But, unwilling to play Cain’s little game of rhetoric, God posited a second question: “What have you done?” (Genesis 4:10 ESV). Once again, God is not asking for insight or information. He knew exactly what had happened and why. This question was meant to cause Cain to consider the ramifications of his actions. In Cain’s mind, with the killing of his brother, he had accomplished his objective. But now, God was letting this overconfident, self-obsessed man know that his actions would have long-lasting and devastating consequences.
“Your brother’s blood cries out to me from the ground! Now you are cursed and banished from the ground, which has swallowed your brother’s blood. No longer will the ground yield good crops for you, no matter how hard you work! From now on you will be a homeless wanderer on the earth.” – Genesis 4:10-11 NLT
As the sins of man increase, so does the intensity of God’s curse. This indictment from God against Cain and his descendants is an extension of the curse God had leveled against Adam.
“…cursed is the ground because of you;
in pain you shall eat of it all the days of your life;
thorns and thistles it shall bring forth for you;
and you shall eat the plants of the field.
By the sweat of your face
you shall eat bread…” – Genesis 3:17-19 ESV
Because of Adam’s sin, God had cursed the ground. But now, God was cursing Cain and banishing him from the ground. This man, who had been “a worker of the ground” (Genesis 4:2 ESV) and had “brought to the Lord an offering of the fruit of the ground” (Genesis 4:3 ESV), would now find the ground unproductive and unfruitful. The one who had placed all his faith in his capacity to provide for himself would now be ejected from the very land that had met his needs. He was cast out.
Just as Adam and Eve had been banished from the garden because of their disobedience, Cain was exiled from his family because of the murder of his brother. He was cast adrift and doomed to “be a homeless wanderer on the earth” (Genesis 4:12 NET). In murdering his brother, Cain had destroyed his relationship with his mother and father. He had forfeited his right to benefit from the bounty of God’s creation. This imagery of being cast from the land is found throughout the Old Testament. In the book of Leviticus, God provided Moses with a series of sober warnings concerning the land of Canaan, the land of milk and honey that He was giving to the people of Israel as their inheritance.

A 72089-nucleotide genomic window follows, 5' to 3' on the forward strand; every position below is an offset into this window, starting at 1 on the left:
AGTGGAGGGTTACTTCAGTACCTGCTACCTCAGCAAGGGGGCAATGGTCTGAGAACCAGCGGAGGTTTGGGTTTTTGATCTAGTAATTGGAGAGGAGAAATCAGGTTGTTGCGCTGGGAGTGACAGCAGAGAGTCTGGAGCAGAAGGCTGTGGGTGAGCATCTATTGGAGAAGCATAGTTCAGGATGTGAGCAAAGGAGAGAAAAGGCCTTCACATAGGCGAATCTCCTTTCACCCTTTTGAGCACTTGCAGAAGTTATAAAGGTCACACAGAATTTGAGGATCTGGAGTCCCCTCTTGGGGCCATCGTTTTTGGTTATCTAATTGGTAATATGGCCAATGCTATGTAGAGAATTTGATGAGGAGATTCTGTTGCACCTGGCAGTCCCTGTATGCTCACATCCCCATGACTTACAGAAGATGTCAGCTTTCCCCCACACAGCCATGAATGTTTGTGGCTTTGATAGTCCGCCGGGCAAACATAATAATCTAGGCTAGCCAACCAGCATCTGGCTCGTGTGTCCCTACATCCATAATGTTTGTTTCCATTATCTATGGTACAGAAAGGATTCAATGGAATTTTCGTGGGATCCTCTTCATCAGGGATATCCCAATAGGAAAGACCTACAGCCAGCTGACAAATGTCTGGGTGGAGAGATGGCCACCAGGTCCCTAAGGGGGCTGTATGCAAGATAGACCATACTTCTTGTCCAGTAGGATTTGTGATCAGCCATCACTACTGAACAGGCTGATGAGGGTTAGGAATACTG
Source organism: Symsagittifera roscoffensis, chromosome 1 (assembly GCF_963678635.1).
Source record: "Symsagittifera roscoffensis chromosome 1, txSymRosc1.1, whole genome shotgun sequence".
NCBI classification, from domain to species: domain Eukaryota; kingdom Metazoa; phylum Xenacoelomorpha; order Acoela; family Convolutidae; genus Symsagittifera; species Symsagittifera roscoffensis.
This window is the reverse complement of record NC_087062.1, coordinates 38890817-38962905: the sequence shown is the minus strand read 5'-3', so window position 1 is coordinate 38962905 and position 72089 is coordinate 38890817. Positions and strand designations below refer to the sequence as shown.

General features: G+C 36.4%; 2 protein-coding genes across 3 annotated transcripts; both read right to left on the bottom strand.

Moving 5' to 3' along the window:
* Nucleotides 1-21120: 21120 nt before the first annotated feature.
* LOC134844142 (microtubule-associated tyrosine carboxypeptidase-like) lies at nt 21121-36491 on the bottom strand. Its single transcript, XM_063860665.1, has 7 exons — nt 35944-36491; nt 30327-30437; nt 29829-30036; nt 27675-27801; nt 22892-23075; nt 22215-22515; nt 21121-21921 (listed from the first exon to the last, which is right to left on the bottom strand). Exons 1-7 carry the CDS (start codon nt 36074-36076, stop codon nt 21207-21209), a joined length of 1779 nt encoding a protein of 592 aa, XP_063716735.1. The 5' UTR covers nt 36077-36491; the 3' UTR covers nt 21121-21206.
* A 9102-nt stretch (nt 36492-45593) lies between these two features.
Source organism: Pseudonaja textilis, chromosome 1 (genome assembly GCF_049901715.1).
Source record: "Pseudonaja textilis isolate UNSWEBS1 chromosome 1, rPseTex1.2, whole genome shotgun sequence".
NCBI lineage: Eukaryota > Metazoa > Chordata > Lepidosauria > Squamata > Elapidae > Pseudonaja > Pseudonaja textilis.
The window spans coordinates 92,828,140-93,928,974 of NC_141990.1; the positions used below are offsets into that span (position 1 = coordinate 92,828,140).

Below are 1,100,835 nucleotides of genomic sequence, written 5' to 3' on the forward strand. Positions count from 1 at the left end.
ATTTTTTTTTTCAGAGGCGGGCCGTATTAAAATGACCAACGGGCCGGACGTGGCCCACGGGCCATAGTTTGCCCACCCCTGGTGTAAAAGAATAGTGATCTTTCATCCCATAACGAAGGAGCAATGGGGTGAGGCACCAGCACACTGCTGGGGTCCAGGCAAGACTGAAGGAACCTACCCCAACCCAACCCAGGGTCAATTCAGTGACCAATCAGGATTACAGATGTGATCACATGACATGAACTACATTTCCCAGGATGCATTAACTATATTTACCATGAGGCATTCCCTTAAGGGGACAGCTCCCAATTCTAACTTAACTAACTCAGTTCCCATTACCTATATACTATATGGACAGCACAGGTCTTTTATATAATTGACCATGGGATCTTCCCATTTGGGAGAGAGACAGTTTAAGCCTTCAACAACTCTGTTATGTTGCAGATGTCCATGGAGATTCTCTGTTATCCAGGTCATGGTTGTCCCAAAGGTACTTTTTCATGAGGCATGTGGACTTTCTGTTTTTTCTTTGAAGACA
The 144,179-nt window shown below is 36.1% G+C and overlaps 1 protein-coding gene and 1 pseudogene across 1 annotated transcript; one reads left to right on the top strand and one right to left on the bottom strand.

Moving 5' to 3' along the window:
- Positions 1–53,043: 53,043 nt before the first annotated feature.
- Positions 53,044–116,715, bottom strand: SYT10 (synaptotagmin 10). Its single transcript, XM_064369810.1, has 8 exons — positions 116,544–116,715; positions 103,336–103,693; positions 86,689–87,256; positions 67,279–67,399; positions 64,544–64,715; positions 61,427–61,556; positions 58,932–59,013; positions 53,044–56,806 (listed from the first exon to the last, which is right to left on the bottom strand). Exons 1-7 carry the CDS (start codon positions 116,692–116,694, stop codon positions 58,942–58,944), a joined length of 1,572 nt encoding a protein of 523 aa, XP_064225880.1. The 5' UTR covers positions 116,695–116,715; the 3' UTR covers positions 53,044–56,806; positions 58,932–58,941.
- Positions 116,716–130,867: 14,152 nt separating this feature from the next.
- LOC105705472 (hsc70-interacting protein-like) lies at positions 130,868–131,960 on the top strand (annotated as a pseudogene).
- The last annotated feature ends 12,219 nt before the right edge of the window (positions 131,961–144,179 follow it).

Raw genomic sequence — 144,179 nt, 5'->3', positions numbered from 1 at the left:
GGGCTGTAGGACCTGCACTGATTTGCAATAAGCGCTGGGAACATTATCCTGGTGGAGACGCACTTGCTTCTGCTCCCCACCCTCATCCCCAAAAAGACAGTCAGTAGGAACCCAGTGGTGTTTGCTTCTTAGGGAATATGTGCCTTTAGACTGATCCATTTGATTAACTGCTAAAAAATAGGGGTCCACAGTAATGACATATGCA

“So do not defile the land and give it a reason to vomit you out…” – Leviticus 18:28 NLT
Cain had defiled the land by spilling his brother’s blood. Now, he was having to pay for it. And, in a statement of regret, but not repentance, Cain declared his punishment to be more than he could handle.
“My punishment is greater than I can bear.” – Genesis 4:13 ESV
Cain feared retribution. He distinctively knew that there might be payback for his crime against Abel. But God assured Cain that his punishment would be far more difficult than death at the hands of an avenger. God was going to spare Cain and allow him to live with his guilt and condemnation for the rest of his life. In a rather strange turn of events, God pledges to become Cain’s “keeper.” In His infinite grace and mercy, God would spare the murderer and prolong his life. He would protect the guilty one who had chosen to take the life of the innocent one. And all of this points to the coming of a future Son of God whose innocent blood would be spilled so that condemned sinners might find life.
For God presented Jesus as the sacrifice for sin. People are made right with God when they believe that Jesus sacrificed his life, shedding his blood. This sacrifice shows that God was being fair when he held back and did not punish those who sinned in times past, for he was looking ahead and including them in what he would do in this present time. God did this to demonstrate his righteousness, for he himself is fair and just, and he makes sinners right in his sight when they believe in Jesus. – Romans 3:25-26 NLT